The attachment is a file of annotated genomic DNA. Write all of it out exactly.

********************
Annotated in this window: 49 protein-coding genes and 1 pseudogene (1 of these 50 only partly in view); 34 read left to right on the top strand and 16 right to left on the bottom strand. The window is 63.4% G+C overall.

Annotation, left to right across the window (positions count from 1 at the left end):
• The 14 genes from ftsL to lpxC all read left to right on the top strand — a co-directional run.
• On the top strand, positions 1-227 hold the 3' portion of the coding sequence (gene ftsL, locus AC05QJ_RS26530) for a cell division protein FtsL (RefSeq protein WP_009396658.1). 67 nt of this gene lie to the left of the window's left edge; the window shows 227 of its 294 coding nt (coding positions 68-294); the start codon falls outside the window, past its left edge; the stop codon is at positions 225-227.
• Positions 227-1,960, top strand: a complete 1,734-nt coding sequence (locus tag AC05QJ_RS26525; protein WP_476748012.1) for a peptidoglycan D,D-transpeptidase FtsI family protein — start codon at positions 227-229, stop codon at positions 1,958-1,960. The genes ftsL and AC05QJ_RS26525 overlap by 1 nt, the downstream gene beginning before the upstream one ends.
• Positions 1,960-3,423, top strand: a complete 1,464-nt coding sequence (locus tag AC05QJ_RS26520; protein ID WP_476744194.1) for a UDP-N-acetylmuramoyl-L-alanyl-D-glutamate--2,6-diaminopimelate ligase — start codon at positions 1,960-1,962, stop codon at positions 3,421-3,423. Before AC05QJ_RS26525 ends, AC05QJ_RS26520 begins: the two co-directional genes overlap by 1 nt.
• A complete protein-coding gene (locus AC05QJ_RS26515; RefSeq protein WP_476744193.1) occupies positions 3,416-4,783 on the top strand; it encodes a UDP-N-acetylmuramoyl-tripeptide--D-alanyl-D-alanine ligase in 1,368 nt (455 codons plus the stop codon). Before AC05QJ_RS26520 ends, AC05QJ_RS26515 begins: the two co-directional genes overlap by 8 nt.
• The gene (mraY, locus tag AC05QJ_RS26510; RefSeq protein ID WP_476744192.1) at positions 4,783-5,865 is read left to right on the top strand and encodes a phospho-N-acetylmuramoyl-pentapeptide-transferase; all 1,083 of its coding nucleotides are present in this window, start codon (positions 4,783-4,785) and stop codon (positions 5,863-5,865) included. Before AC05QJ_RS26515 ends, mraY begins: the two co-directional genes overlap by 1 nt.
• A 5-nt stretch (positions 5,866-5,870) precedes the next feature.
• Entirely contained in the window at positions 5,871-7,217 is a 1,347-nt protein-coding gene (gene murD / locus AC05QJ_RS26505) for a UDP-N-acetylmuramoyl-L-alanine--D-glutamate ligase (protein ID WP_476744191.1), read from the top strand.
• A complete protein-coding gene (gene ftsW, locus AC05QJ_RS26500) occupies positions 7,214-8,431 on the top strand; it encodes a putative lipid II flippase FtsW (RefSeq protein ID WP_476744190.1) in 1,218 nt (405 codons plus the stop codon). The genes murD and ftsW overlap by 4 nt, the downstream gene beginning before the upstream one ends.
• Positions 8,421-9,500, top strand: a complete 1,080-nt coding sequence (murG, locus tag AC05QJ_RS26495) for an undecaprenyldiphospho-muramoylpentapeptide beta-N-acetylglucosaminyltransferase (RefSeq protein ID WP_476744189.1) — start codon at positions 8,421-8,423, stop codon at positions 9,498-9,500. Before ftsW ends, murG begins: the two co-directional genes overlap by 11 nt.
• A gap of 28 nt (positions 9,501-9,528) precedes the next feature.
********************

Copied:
Annotated in this window: 49 protein-coding genes and 1 pseudogene (1 of these 50 only partly in view); 34 read left to right on the top strand and 16 right to left on the bottom strand. The window is 63.4% G+C overall.

Annotation, left to right across the window (positions count from 1 at the left end):
• The 14 genes from ftsL to lpxC all read left to right on the top strand — a co-directional run.
• On the top strand, positions 1-227 hold the 3' portion of the coding sequence (gene ftsL, locus AC05QJ_RS26530) for a cell division protein FtsL (RefSeq protein WP_009396658.1). 67 nt of this gene lie to the left of the window's left edge; the window shows 227 of its 294 coding nt (coding positions 68-294); the start codon falls outside the window, past its left edge; the stop codon is at positions 225-227.
• Positions 227-1,960, top strand: a complete 1,734-nt coding sequence (locus tag AC05QJ_RS26525; protein WP_476748012.1) for a peptidoglycan D,D-transpeptidase FtsI family protein — start codon at positions 227-229, stop codon at positions 1,958-1,960. The genes ftsL and AC05QJ_RS26525 overlap by 1 nt, the downstream gene beginning before the upstream one ends.
• Positions 1,960-3,423, top strand: a complete 1,464-nt coding sequence (locus tag AC05QJ_RS26520; protein ID WP_476744194.1) for a UDP-N-acetylmuramoyl-L-alanyl-D-glutamate--2,6-diaminopimelate ligase — start codon at positions 1,960-1,962, stop codon at positions 3,421-3,423. Before AC05QJ_RS26525 ends, AC05QJ_RS26520 begins: the two co-directional genes overlap by 1 nt.
• A complete protein-coding gene (locus AC05QJ_RS26515; RefSeq protein WP_476744193.1) occupies positions 3,416-4,783 on the top strand; it encodes a UDP-N-acetylmuramoyl-tripeptide--D-alanyl-D-alanine ligase in 1,368 nt (455 codons plus the stop codon). Before AC05QJ_RS26520 ends, AC05QJ_RS26515 begins: the two co-directional genes overlap by 8 nt.
• The gene (mraY, locus tag AC05QJ_RS26510; RefSeq protein ID WP_476744192.1) at positions 4,783-5,865 is read left to right on the top strand and encodes a phospho-N-acetylmuramoyl-pentapeptide-transferase; all 1,083 of its coding nucleotides are present in this window, start codon (positions 4,783-4,785) and stop codon (positions 5,863-5,865) included. Before AC05QJ_RS26515 ends, mraY begins: the two co-directional genes overlap by 1 nt.
• A 5-nt stretch (positions 5,866-5,870) precedes the next feature.
• Entirely contained in the window at positions 5,871-7,217 is a 1,347-nt protein-coding gene (gene murD / locus AC05QJ_RS26505) for a UDP-N-acetylmuramoyl-L-alanine--D-glutamate ligase (protein ID WP_476744191.1), read from the top strand.
• A complete protein-coding gene (gene ftsW, locus AC05QJ_RS26500) occupies positions 7,214-8,431 on the top strand; it encodes a putative lipid II flippase FtsW (RefSeq protein ID WP_476744190.1) in 1,218 nt (405 codons plus the stop codon). The genes murD and ftsW overlap by 4 nt, the downstream gene beginning before the upstream one ends.
• Positions 8,421-9,500, top strand: a complete 1,080-nt coding sequence (murG, locus tag AC05QJ_RS26495) for an undecaprenyldiphospho-muramoylpentapeptide beta-N-acetylglucosaminyltransferase (RefSeq protein ID WP_476744189.1) — start codon at positions 8,421-8,423, stop codon at positions 9,498-9,500. Before ftsW ends, murG begins: the two co-directional genes overlap by 11 nt.
• A gap of 28 nt (positions 9,501-9,528) precedes the next feature.